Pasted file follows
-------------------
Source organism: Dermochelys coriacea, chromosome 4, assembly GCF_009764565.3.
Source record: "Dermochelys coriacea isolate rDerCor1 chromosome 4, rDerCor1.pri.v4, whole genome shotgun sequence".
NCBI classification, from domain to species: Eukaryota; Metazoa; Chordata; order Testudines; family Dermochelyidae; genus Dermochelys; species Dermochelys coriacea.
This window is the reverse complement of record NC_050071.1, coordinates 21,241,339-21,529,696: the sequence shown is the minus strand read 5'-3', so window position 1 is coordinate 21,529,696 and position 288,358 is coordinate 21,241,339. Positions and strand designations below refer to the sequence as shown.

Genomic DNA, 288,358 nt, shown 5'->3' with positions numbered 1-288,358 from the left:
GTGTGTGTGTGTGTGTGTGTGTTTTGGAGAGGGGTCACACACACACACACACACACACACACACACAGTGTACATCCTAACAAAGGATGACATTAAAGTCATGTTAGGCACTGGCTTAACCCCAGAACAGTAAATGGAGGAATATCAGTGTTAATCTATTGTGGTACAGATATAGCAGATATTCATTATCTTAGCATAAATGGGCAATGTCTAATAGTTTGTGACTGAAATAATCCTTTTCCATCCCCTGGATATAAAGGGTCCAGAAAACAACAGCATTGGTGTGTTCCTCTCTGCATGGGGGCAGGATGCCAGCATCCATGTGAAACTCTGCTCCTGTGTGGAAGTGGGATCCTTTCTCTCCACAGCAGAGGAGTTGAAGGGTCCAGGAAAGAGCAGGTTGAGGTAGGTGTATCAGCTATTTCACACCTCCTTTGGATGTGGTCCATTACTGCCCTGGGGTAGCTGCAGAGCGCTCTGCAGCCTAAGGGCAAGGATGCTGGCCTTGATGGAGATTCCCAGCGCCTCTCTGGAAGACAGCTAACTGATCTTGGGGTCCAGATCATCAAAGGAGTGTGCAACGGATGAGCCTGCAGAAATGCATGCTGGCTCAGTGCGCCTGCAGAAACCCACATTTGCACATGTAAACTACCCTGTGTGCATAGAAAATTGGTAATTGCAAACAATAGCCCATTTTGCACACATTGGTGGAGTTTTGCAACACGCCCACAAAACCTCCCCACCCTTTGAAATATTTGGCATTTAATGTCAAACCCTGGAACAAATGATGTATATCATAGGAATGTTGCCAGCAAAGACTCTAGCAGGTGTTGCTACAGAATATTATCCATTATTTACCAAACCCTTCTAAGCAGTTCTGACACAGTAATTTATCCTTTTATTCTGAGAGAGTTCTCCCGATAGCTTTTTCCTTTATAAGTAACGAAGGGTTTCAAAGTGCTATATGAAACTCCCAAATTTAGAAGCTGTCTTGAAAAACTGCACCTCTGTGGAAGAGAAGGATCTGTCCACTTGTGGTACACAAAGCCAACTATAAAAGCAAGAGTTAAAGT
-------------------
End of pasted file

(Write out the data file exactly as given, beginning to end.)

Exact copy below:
Source organism: Dermochelys coriacea, chromosome 4, assembly GCF_009764565.3.
Source record: "Dermochelys coriacea isolate rDerCor1 chromosome 4, rDerCor1.pri.v4, whole genome shotgun sequence".
NCBI classification, from domain to species: Eukaryota; Metazoa; Chordata; order Testudines; family Dermochelyidae; genus Dermochelys; species Dermochelys coriacea.
This window is the reverse complement of record NC_050071.1, coordinates 21,241,339-21,529,696: the sequence shown is the minus strand read 5'-3', so window position 1 is coordinate 21,529,696 and position 288,358 is coordinate 21,241,339. Positions and strand designations below refer to the sequence as shown.

Genomic DNA, 288,358 nt, shown 5'->3' with positions numbered 1-288,358 from the left:
GTGTGTGTGTGTGTGTGTGTGTTTTGGAGAGGGGTCACACACACACACACACACACACACACACACAGTGTACATCCTAACAAAGGATGACATTAAAGTCATGTTAGGCACTGGCTTAACCCCAGAACAGTAAATGGAGGAATATCAGTGTTAATCTATTGTGGTACAGATATAGCAGATATTCATTATCTTAGCATAAATGGGCAATGTCTAATAGTTTGTGACTGAAATAATCCTTTTCCATCCCCTGGATATAAAGGGTCCAGAAAACAACAGCATTGGTGTGTTCCTCTCTGCATGGGGGCAGGATGCCAGCATCCATGTGAAACTCTGCTCCTGTGTGGAAGTGGGATCCTTTCTCTCCACAGCAGAGGAGTTGAAGGGTCCAGGAAAGAGCAGGTTGAGGTAGGTGTATCAGCTATTTCACACCTCCTTTGGATGTGGTCCATTACTGCCCTGGGGTAGCTGCAGAGCGCTCTGCAGCCTAAGGGCAAGGATGCTGGCCTTGATGGAGATTCCCAGCGCCTCTCTGGAAGACAGCTAACTGATCTTGGGGTCCAGATCATCAAAGGAGTGTGCAACGGATGAGCCTGCAGAAATGCATGCTGGCTCAGTGCGCCTGCAGAAACCCACATTTGCACATGTAAACTACCCTGTGTGCATAGAAAATTGGTAATTGCAAACAATAGCCCATTTTGCACACATTGGTGGAGTTTTGCAACACGCCCACAAAACCTCCCCACCCTTTGAAATATTTGGCATTTAATGTCAAACCCTGGAACAAATGATGTATATCATAGGAATGTTGCCAGCAAAGACTCTAGCAGGTGTTGCTACAGAATATTATCCATTATTTACCAAACCCTTCTAAGCAGTTCTGACACAGTAATTTATCCTTTTATTCTGAGAGAGTTCTCCCGATAGCTTTTTCCTTTATAAGTAACGAAGGGTTTCAAAGTGCTATATGAAACTCCCAAATTTAGAAGCTGTCTTGAAAAACTGCACCTCTGTGGAAGAGAAGGATCTGTCCACTTGTGGTACACAAAGCCAACTATAAAAGCAAGAGTTAAAGT